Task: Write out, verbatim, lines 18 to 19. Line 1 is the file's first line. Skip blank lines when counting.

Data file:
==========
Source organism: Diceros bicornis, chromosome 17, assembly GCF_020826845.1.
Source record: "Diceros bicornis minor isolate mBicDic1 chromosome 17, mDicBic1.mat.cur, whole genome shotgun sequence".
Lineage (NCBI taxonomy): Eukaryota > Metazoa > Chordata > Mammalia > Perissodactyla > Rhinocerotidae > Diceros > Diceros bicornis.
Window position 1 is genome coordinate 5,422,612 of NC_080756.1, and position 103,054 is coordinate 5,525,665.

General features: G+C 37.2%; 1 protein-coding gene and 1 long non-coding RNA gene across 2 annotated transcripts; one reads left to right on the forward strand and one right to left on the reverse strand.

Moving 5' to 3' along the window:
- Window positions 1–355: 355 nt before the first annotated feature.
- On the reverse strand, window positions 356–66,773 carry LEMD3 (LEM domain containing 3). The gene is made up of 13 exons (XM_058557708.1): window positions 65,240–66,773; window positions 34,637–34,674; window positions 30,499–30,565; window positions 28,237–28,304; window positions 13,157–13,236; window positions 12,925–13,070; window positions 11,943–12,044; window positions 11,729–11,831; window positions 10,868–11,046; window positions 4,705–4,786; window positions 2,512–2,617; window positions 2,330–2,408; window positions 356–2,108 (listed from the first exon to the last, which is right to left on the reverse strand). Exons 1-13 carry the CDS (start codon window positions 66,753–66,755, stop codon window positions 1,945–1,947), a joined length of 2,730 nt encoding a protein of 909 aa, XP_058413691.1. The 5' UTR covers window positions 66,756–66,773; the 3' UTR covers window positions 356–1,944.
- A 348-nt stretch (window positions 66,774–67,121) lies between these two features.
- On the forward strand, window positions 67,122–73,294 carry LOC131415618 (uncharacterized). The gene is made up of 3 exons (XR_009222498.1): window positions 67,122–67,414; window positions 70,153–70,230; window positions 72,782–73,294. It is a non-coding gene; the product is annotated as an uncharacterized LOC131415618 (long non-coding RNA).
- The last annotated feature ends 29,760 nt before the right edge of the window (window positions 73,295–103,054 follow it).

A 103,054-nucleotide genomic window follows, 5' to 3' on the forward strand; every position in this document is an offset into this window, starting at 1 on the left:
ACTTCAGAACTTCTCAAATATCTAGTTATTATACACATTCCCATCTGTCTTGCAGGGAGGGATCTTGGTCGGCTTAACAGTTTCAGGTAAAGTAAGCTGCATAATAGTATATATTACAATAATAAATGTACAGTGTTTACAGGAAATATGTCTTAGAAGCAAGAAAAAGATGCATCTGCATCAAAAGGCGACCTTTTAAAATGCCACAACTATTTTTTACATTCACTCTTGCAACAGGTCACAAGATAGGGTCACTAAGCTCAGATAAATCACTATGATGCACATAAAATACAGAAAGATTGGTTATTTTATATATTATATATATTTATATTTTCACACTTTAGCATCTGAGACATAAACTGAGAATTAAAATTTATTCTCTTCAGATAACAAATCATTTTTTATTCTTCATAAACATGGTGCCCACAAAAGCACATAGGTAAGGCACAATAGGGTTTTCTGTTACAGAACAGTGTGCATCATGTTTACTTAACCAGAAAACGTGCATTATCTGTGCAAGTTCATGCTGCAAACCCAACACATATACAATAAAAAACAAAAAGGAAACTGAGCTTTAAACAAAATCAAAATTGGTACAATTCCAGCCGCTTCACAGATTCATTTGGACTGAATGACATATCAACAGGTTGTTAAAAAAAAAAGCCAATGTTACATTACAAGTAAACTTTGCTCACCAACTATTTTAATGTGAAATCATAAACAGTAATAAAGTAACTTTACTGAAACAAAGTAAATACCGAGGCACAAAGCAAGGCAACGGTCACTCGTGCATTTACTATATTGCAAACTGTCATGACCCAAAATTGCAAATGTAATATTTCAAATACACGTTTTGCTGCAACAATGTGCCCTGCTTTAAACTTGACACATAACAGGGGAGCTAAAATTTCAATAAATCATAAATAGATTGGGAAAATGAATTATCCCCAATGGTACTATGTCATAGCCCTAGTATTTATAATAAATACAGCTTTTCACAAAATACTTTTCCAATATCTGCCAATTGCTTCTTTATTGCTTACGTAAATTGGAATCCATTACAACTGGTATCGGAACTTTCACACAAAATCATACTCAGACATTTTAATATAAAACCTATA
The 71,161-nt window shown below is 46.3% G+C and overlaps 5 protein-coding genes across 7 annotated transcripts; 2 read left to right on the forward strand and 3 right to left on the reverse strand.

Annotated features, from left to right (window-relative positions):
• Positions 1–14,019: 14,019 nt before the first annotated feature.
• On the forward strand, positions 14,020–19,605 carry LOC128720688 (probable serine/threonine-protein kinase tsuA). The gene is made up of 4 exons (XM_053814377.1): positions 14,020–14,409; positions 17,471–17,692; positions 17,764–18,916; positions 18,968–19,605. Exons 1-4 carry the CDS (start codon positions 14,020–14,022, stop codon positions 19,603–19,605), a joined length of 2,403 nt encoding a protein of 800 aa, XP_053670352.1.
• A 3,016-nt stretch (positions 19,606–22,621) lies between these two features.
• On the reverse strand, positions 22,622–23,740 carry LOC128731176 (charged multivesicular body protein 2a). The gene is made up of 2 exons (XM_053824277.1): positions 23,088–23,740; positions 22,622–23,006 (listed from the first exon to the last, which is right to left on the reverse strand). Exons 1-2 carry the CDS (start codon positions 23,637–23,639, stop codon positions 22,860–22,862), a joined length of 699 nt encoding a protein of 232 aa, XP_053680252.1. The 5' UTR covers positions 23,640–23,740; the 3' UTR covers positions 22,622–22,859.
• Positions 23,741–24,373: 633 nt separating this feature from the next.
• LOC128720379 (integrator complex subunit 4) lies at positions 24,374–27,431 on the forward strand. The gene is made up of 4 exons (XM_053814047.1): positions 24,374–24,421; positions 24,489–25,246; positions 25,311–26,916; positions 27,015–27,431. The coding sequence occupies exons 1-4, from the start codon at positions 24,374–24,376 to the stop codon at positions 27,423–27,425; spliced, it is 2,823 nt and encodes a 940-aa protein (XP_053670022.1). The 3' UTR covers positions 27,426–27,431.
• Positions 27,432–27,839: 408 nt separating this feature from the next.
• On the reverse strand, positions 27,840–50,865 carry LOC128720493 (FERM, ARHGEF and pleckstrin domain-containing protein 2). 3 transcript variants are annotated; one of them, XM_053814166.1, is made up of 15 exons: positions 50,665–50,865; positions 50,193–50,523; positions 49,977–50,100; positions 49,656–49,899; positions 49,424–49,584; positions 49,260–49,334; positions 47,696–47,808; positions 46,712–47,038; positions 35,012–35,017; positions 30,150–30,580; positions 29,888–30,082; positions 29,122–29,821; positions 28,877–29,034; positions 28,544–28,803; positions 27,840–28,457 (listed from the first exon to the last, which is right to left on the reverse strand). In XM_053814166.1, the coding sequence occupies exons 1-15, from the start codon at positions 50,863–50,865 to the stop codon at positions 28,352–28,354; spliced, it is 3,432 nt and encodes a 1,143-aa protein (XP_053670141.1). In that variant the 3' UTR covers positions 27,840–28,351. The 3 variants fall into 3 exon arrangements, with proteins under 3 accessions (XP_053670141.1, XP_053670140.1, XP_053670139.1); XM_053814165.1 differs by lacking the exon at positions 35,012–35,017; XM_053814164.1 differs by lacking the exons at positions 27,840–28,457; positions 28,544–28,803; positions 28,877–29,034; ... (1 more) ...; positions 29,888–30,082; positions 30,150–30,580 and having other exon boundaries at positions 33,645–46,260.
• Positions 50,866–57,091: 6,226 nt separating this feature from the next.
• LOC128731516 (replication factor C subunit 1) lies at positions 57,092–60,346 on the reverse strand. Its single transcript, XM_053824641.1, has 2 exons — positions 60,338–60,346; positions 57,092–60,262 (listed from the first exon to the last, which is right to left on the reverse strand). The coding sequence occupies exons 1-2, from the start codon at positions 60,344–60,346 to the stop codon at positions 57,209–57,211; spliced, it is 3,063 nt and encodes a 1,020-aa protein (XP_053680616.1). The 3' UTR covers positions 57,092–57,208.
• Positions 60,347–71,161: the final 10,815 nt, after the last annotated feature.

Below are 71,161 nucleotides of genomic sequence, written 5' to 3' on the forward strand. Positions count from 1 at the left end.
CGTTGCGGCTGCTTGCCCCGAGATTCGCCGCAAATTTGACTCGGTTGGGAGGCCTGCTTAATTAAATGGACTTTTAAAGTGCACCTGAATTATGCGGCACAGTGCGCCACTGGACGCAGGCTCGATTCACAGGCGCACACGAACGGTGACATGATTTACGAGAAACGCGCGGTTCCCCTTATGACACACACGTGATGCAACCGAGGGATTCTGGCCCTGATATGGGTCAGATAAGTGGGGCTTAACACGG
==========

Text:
• A 3,016-nt stretch (positions 19,606–22,621) lies between these two features.
• On the reverse strand, positions 22,622–23,740 carry LOC128731176 (charged multivesicular body protein 2a). The gene is made up of 2 exons (XM_053824277.1): positions 23,088–23,740; positions 22,622–23,006 (listed from the first exon to the last, which is right to left on the reverse strand). Exons 1-2 carry the CDS (start codon positions 23,637–23,639, stop codon positions 22,860–22,862), a joined length of 699 nt encoding a protein of 232 aa, XP_053680252.1. The 5' UTR covers positions 23,640–23,740; the 3' UTR covers positions 22,622–22,859.